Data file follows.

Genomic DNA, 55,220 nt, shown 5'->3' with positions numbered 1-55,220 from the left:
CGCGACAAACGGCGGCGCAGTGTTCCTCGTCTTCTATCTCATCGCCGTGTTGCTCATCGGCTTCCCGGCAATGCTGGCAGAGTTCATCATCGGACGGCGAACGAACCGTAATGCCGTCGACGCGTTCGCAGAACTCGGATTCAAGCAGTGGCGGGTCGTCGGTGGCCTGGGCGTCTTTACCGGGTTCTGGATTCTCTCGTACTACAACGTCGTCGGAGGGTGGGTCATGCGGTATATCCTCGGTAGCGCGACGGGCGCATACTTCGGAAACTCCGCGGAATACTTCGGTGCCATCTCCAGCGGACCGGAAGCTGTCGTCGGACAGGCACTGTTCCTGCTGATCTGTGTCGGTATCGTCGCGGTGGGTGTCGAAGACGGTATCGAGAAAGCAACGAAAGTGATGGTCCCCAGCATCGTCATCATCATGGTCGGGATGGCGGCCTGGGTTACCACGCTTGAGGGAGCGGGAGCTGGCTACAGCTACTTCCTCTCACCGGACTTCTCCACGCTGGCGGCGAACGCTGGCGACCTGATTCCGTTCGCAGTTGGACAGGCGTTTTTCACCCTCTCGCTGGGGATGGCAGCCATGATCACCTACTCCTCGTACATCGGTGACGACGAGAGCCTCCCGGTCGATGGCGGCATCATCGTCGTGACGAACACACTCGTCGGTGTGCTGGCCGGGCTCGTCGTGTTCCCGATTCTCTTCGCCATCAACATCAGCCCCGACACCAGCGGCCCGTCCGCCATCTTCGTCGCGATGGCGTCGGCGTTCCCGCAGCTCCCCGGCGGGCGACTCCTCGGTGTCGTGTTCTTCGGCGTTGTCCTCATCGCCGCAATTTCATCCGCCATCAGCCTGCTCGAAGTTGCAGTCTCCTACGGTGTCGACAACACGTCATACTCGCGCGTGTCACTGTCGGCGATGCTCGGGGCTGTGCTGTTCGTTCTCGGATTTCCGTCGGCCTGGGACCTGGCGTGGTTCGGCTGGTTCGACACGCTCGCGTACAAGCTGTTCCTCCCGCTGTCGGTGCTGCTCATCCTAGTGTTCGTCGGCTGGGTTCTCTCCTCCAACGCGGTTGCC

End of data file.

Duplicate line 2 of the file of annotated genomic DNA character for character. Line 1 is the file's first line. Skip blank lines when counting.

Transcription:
CGCGACAAACGGCGGCGCAGTGTTCCTCGTCTTCTATCTCATCGCCGTGTTGCTCATCGGCTTCCCGGCAATGCTGGCAGAGTTCATCATCGGACGGCGAACGAACCGTAATGCCGTCGACGCGTTCGCAGAACTCGGATTCAAGCAGTGGCGGGTCGTCGGTGGCCTGGGCGTCTTTACCGGGTTCTGGATTCTCTCGTACTACAACGTCGTCGGAGGGTGGGTCATGCGGTATATCCTCGGTAGCGCGACGGGCGCATACTTCGGAAACTCCGCGGAATACTTCGGTGCCATCTCCAGCGGACCGGAAGCTGTCGTCGGACAGGCACTGTTCCTGCTGATCTGTGTCGGTATCGTCGCGGTGGGTGTCGAAGACGGTATCGAGAAAGCAACGAAAGTGATGGTCCCCAGCATCGTCATCATCATGGTCGGGATGGCGGCCTGGGTTACCACGCTTGAGGGAGCGGGAGCTGGCTACAGCTACTTCCTCTCACCGGACTTCTCCACGCTGGCGGCGAACGCTGGCGACCTGATTCCGTTCGCAGTTGGACAGGCGTTTTTCACCCTCTCGCTGGGGATGGCAGCCATGATCACCTACTCCTCGTACATCGGTGACGACGAGAGCCTCCCGGTCGATGGCGGCATCATCGTCGTGACGAACACACTCGTCGGTGTGCTGGCCGGGCTCGTCGTGTTCCCGATTCTCTTCGCCATCAACATCAGCCCCGACACCAGCGGCCCGTCCGCCATCTTCGTCGCGATGGCGTCGGCGTTCCCGCAGCTCCCCGGCGGGCGACTCCTCGGTGTCGTGTTCTTCGGCGTTGTCCTCATCGCCGCAATTTCATCCGCCATCAGCCTGCTCGAAGTTGCAGTCTCCTACGGTGTCGACAACACGTCATACTCGCGCGTGTCACTGTCGGCGATGCTCGGGGCTGTGCTGTTCGTTCTCGGATTTCCGTCGGCCTGGGACCTGGCGTGGTTCGGCTGGTTCGACACGCTCGCGTACAAGCTGTTCCTCCCGCTGTCGGTGCTGCTCATCCTAGTGTTCGTCGGCTGGGTTCTCTCCTCCAACGCGGTTGCC